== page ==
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Metro Jazz Voices: Wingin' It *

Track List

>Fly Me to the Moon
>Little Jazz Bird
>Black Nile
>My Foolish Heart
>One Finger Samba
>Cold Duck Time
>You'll Never Know
>Drifting on a Reed
>Hymn to Freedom

Album Notes

Audio Mixer: Josh Ford.

Recording information: Sound Shop Studio, Macomb MI.

Photographers: Kyla Dorsey; Dino Mangano.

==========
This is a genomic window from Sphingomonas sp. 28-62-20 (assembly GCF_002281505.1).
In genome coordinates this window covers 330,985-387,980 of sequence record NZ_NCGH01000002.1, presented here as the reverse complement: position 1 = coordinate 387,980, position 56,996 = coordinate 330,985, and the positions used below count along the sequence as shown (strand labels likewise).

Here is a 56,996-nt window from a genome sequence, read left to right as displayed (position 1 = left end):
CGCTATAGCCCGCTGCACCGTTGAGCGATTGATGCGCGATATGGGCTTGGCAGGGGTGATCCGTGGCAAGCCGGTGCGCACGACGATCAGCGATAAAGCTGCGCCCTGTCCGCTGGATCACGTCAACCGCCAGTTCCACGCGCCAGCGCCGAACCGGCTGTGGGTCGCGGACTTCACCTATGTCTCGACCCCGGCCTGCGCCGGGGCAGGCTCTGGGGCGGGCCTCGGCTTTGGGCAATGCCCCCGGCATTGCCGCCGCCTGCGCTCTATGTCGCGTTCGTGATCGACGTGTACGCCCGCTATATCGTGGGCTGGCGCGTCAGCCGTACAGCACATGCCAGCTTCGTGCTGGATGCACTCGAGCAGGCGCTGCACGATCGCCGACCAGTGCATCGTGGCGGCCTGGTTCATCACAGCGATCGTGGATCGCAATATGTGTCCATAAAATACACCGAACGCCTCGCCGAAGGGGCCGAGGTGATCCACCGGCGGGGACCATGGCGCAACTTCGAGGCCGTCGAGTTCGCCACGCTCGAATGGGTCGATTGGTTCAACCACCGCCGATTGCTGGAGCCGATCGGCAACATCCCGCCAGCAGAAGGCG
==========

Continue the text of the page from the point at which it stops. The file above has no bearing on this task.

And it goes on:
One of the brighter lights on the Detroit jazz scene, the Metro Jazz Voices reveal they're one of Michigan's best and most ambitious vocal ensembles on their second album, Wingin' It. Featuring vocalists Carl Cafagna (tenor), Meri Slaven (soprano and alto), Trish Shandor (soprano and alto), and Jordan Schug (baritone), the Metro Jazz Voices show off their stellar harmony skills on every track of this album, while the individual singers are consistently strong when they step to the fore. The Metro Jazz Voices aren't afraid to take on an eclectic repertoire, sounding sweet and assured on standards like "Smile" and "Fly Me to the Moon," confident and imaginative as they tackle the more complex frameworks of Wayne Shorter's "Black Nile" and Charlie Parker's "Drifting on a Reed," as cool as a breeze in springtime on a cappella numbers like "Little Jazz Bird," and working beautifully with the studio band on "Crazeology" (one of two numbers that features inspired guest solos from Richie Cole on sax). In addition to showing off solid vocal chops, Cafagna is a capable multi-instrumentalist, contributing flute, clarinet, saxophone, and percussion to the tracks (he also penned new lyrics for some of the classic melodies), while Schug is a fine cellist as well as a singer, and both men wrote arrangements for this album. If Slaven and Shandor stick to singing on Wingin' It, they do so beautifully, sounding especially rich on their lead vocal spots and showing a charming flair for scatting and vocalese. Featuring top-shelf accompaniment from some of Michigan's best jazz and instrumental players, and produced with imagination and clarity, Wingin' It is a superior effort that deserves a hearing from fans of vocal jazz, proving once again the human voice is one of the most pleasing instruments in the jazz ensemble. ~ Mark Deming


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